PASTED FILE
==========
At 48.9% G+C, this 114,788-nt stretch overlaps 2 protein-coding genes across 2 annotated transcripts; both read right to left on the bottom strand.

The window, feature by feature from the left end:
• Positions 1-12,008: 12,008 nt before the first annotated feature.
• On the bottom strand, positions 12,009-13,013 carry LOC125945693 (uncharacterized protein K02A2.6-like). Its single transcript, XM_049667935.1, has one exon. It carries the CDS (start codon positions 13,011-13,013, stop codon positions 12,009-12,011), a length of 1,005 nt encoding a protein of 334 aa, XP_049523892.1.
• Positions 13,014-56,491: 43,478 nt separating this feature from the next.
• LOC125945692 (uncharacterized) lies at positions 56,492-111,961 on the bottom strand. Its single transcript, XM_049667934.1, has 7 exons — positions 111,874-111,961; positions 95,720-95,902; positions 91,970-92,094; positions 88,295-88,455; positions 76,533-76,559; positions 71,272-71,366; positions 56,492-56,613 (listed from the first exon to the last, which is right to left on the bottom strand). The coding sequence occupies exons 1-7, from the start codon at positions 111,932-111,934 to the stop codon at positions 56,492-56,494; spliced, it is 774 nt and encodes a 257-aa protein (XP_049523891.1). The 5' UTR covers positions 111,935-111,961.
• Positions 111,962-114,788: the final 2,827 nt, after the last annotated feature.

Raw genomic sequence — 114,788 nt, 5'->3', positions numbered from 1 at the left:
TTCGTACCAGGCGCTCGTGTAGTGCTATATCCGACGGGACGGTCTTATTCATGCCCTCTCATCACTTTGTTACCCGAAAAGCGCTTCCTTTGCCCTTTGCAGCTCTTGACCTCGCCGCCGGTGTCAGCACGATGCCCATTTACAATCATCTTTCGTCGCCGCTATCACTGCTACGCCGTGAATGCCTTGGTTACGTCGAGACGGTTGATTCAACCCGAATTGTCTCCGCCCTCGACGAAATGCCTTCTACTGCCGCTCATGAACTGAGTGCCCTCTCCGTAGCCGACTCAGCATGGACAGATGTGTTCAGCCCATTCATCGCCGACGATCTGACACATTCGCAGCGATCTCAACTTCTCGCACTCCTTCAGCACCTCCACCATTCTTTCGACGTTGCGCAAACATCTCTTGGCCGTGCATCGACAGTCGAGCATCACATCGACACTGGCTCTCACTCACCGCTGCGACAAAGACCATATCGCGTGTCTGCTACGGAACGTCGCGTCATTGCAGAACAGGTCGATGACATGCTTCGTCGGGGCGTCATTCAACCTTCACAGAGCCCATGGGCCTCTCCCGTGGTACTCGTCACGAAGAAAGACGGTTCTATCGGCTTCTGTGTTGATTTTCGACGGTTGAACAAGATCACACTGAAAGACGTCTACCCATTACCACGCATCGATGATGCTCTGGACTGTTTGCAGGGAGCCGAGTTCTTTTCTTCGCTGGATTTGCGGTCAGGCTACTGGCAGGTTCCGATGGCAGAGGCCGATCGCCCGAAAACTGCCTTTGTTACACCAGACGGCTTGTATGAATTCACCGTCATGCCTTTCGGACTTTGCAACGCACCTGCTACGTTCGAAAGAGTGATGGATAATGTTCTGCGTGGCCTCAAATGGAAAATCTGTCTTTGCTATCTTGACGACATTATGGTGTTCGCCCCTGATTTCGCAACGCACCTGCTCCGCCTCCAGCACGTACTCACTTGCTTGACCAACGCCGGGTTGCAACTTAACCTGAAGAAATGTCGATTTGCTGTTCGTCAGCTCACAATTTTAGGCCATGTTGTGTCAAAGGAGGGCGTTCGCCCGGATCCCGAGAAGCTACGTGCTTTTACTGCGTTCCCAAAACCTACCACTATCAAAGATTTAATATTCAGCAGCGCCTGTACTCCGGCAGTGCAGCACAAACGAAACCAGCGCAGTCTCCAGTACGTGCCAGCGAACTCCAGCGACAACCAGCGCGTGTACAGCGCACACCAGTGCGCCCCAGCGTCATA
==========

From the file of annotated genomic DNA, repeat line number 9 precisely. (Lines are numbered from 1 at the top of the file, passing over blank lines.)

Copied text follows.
TTCGTACCAGGCGCTCGTGTAGTGCTATATCCGACGGGACGGTCTTATTCATGCCCTCTCATCACTTTGTTACCCGAAAAGCGCTTCCTTTGCCCTTTGCAGCTCTTGACCTCGCCGCCGGTGTCAGCACGATGCCCATTTACAATCATCTTTCGTCGCCGCTATCACTGCTACGCCGTGAATGCCTTGGTTACGTCGAGACGGTTGATTCAACCCGAATTGTCTCCGCCCTCGACGAAATGCCTTCTACTGCCGCTCATGAACTGAGTGCCCTCTCCGTAGCCGACTCAGCATGGACAGATGTGTTCAGCCCATTCATCGCCGACGATCTGACACATTCGCAGCGATCTCAACTTCTCGCACTCCTTCAGCACCTCCACCATTCTTTCGACGTTGCGCAAACATCTCTTGGCCGTGCATCGACAGTCGAGCATCACATCGACACTGGCTCTCACTCACCGCTGCGACAAAGACCATATCGCGTGTCTGCTACGGAACGTCGCGTCATTGCAGAACAGGTCGATGACATGCTTCGTCGGGGCGTCATTCAACCTTCACAGAGCCCATGGGCCTCTCCCGTGGTACTCGTCACGAAGAAAGACGGTTCTATCGGCTTCTGTGTTGATTTTCGACGGTTGAACAAGATCACACTGAAAGACGTCTACCCATTACCACGCATCGATGATGCTCTGGACTGTTTGCAGGGAGCCGAGTTCTTTTCTTCGCTGGATTTGCGGTCAGGCTACTGGCAGGTTCCGATGGCAGAGGCCGATCGCCCGAAAACTGCCTTTGTTACACCAGACGGCTTGTATGAATTCACCGTCATGCCTTTCGGACTTTGCAACGCACCTGCTACGTTCGAAAGAGTGATGGATAATGTTCTGCGTGGCCTCAAATGGAAAATCTGTCTTTGCTATCTTGACGACATTATGGTGTTCGCCCCTGATTTCGCAACGCACCTGCTCCGCCTCCAGCACGTACTCACTTGCTTGACCAACGCCGGGTTGCAACTTAACCTGAAGAAATGTCGATTTGCTGTTCGTCAGCTCACAATTTTAGGCCATGTTGTGTCAAAGGAGGGCGTTCGCCCGGATCCCGAGAAGCTACGTGCTTTTACTGCGTTCCCAAAACCTACCACTATCAAAGATTTAATATTCAGCAGCGCCTGTACTCCGGCAGTGCAGCACAAACGAAACCAGCGCAGTCTCCAGTACGTGCCAGCGAACTCCAGCGACAACCAGCGCGTGTACAGCGCACACCAGTGCGCCCCAGCGTCATA